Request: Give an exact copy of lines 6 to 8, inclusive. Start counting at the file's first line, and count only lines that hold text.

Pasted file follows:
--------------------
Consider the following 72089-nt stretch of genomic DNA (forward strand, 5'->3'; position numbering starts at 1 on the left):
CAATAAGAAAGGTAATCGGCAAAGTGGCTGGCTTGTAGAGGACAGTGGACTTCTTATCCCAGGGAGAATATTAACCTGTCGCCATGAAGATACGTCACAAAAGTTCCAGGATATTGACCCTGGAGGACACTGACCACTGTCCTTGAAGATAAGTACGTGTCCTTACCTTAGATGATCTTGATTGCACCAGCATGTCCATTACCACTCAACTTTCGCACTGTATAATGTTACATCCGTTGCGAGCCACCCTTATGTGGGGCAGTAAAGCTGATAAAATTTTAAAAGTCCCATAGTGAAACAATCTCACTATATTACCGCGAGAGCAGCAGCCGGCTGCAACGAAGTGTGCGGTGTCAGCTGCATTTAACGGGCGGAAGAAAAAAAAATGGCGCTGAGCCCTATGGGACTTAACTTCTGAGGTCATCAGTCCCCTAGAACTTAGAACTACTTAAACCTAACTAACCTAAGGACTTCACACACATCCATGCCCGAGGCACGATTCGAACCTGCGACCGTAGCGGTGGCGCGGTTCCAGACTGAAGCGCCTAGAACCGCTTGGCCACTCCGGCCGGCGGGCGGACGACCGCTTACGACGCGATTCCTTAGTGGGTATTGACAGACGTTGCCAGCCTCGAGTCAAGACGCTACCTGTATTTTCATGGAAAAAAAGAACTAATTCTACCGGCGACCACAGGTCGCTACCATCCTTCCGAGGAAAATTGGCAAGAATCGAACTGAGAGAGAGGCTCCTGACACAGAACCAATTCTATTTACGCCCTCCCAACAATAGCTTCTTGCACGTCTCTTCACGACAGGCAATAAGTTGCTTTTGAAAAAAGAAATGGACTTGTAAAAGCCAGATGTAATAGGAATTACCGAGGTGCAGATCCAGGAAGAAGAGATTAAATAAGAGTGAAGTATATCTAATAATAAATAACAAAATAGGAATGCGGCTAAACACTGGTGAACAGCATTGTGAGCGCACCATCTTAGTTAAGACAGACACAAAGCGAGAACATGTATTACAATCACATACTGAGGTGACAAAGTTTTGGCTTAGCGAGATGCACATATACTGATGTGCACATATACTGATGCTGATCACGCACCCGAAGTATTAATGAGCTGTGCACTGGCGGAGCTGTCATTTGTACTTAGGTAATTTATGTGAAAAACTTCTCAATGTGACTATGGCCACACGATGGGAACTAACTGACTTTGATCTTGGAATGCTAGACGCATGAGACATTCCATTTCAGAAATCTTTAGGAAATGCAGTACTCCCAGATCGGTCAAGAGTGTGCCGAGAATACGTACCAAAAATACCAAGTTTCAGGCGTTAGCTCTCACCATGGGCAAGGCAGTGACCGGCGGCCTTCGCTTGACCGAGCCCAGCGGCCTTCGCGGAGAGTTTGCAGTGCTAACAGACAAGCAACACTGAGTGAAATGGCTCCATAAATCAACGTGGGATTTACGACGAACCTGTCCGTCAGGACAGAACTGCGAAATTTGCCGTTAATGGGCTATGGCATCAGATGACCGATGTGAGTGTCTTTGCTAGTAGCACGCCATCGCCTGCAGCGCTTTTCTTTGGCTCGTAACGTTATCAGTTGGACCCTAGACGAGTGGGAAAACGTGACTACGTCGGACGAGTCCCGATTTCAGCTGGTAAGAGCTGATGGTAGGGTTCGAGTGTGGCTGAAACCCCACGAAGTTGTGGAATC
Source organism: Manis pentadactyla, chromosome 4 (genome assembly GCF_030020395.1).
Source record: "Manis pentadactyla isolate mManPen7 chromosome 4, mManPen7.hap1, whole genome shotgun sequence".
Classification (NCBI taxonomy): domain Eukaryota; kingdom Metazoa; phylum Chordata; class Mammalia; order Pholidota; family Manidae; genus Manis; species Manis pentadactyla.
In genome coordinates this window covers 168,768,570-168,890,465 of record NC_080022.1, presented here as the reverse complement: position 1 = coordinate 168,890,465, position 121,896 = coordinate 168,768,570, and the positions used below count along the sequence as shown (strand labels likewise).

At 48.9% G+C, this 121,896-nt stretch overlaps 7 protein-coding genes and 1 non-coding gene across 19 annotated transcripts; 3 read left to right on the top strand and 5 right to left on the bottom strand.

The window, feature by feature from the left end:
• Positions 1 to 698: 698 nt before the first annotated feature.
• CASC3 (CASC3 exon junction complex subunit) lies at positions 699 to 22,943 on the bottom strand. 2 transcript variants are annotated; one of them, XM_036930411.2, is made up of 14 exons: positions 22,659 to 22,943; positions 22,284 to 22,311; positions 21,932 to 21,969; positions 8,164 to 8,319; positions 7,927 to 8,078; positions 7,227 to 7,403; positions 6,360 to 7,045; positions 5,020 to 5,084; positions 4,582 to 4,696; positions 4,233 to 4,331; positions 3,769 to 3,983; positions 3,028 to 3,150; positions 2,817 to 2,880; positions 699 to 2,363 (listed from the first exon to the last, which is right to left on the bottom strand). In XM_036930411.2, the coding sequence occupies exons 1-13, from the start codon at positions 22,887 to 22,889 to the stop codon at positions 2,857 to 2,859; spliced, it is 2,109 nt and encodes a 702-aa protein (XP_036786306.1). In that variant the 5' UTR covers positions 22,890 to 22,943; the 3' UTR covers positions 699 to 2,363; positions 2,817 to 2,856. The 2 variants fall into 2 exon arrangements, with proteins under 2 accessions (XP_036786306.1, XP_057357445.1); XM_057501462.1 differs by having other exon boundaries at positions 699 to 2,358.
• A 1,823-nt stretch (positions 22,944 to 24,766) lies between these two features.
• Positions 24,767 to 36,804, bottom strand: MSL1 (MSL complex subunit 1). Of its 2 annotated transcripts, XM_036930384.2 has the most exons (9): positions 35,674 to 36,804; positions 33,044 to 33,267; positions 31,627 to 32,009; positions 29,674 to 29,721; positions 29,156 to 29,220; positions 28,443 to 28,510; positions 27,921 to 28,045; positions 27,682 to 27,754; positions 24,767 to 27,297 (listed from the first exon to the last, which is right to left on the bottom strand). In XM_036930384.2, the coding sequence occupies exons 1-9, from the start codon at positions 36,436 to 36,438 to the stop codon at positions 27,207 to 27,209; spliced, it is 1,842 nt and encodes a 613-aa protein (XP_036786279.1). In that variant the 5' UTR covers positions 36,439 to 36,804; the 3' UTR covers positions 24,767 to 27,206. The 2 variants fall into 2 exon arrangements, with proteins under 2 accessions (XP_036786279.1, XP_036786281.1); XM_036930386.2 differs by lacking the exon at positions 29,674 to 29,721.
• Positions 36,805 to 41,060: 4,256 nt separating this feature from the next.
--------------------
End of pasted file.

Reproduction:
In genome coordinates this window covers 168,768,570-168,890,465 of record NC_080022.1, presented here as the reverse complement: position 1 = coordinate 168,890,465, position 121,896 = coordinate 168,768,570, and the positions used below count along the sequence as shown (strand labels likewise).

At 48.9% G+C, this 121,896-nt stretch overlaps 7 protein-coding genes and 1 non-coding gene across 19 annotated transcripts; 3 read left to right on the top strand and 5 right to left on the bottom strand.

The window, feature by feature from the left end: